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Map of Former Yugoslavia
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Introduction to Bosnia case study

Case study religion and peacebuilding: interreligious cooperation and dialogue and the case of Bosnia and the former Yugoslavia

Throughout the 1990s, the world looked on in collective horror as ethnic war, genocide and concentration camps again emerged on the European continent. The breakdown of the former Yugoslavia fuelled one of the bloodiest and most violent conflicts seen in Europe since the end of World War Two and for many brought back vivid and disturbing memories of the Holocaust. In many ways, the conflicts that raged across the former Yugoslavia, first between Serbia and Croatia, then in Bosnia and later in Kosovo, became defining moments for the post-Cold War international community. No longer constrained by the ideological allegiances that had defined Cold War politics, the post-Cold War era had initially been trumpeted as an era of great cosmopolitan cooperation across the globe, of good international citizenship amongst nations(1). The ethnic conflict in the former Yugoslavia, along with the violent conflicts in Somalia, Rwanda and East Timor, to name but a few, and the failure of the international community to adequately intervene in these conflicts demonstrated all too keenly that this commitment to a global cosmopolitan ethic and humanitarianism existed more in theory than it did in practice(2).

As we saw in Week Three, the post-Cold War era was also significant for the supposed “return of religion” to global politics and the conflict in the former Yugoslavia was seen as a part of this phenomenon. Yet the role of religion in the conflict in the former Yugoslavia is extremely complex. Described by many analysts as a predominantly ethnic conflict, religious identity was and continues to be inextricably entangled with the ways the groups involved in the conflict define themselves: (Eastern Orthodox) Serbs, (Catholic) Croats, (Muslim) Bosnians(3). As a result, religious identities, actors and initiatives were also an important part of the peacebuilding process that emerged in Bosnia.

In this case study, we will explore the significance of a technique that scholars describe as “interreligious dialogue and cooperation”(4), an approach that primarily focuses on civil society actors and initiatives, separate from the role and influence of the state. These civil society approaches contrast with state-sanctioned peacebuilding approaches, such as truth and reconciliation commissions, as we will look at in the next case study on South Africa. As you will see, while truth commissions are usually established by state governments, which is what endows them with the legitimacy to deal with the perpetrators of crime and human rights abuses, interreligious cooperation and dialogue are often more organic, driven by civil society actors, including religious communities (the leaders and members of churches, mosques, temples etc), religious non-government organisations (RNGOs) and individuals. These processes can be formal, large-scale, ongoing initiatives instituted by the hierarchical leadership of different religious traditions, such as the Interreligious Council in Bosnia and Herzegovina, or they can be informal small-scale activities undertaken by individuals and/or individual parishes/mosques within one community. In Bosnia and Herzegovina, we see examples of both types of interreligious cooperation and dialogue.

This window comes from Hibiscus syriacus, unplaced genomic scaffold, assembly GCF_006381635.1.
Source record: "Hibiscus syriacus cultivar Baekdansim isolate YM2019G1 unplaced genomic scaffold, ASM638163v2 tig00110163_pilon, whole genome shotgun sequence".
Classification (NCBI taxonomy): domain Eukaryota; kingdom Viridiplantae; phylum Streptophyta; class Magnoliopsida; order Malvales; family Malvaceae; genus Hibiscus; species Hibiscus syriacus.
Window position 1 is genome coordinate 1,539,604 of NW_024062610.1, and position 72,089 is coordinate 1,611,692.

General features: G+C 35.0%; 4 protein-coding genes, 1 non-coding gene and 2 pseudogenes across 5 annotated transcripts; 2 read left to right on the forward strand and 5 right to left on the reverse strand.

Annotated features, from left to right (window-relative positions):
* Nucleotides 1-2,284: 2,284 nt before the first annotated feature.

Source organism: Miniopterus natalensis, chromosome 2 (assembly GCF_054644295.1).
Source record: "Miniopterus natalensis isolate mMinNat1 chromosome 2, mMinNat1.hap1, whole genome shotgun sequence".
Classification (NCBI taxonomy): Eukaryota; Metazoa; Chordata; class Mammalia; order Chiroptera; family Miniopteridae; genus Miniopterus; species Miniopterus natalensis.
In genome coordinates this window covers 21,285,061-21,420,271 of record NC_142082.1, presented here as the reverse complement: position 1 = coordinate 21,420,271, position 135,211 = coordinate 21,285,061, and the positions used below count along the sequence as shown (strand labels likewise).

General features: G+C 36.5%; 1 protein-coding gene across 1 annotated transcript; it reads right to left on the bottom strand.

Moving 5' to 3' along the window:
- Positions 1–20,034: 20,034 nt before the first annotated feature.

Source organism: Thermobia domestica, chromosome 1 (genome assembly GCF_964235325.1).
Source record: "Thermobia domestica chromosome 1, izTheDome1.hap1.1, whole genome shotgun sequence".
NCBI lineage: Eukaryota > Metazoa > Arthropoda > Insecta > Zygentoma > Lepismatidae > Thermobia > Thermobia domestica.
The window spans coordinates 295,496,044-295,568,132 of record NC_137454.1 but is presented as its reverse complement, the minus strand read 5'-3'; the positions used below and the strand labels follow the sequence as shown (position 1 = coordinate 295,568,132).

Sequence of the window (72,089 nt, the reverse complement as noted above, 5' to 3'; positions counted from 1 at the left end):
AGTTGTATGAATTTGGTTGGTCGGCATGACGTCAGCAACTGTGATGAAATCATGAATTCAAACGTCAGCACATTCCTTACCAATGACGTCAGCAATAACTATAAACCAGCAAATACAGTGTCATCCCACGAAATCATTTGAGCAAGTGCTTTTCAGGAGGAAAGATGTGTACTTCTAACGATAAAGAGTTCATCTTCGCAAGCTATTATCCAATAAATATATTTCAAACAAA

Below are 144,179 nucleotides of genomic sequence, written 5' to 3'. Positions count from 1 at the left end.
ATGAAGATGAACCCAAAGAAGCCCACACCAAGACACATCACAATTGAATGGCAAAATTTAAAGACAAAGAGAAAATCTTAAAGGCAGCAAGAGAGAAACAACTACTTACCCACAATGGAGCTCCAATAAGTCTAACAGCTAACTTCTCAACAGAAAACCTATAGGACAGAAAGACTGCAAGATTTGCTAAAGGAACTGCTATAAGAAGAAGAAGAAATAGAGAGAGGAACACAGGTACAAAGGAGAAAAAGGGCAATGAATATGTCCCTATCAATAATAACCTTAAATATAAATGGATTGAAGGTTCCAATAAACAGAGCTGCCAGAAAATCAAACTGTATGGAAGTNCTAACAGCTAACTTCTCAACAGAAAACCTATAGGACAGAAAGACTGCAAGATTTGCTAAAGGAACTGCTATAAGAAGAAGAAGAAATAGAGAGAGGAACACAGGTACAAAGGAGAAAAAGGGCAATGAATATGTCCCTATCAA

Sources

  1. G. Evans, Making Australian Foreign Policy, Melbourne 1989, p42
  2. M. Ignatieff. 1995. “The Seductiveness of Moral Disgust” Social Research 62(1): 77-97
  3. United States Institute for Peace. 2003. “Special Report: Can Faith-Based NGOs Advance Interfaith Reconciliation? The Case of Bosnia and Herzegovina” Available at http://www.usip.org/sites/default/files/sr103.pdf - Accessed 25 March 2015.
  4. Abu-Nimer. 2001. “Conflict, Culture and Religion” Journal of Peace Research, 38(6); Merdjanova and Brodeur, 2011. Religion as a Conversation Starter: Interreligious Dialogue for Peacebuilding in the Balkans.
  5. Map of Former Yugoslavia, by Department of Public Information Cartographic Section. Licensed under Public domain, via Wikimedia Commons. High definition map

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Religion and Conflict

University of Groningen

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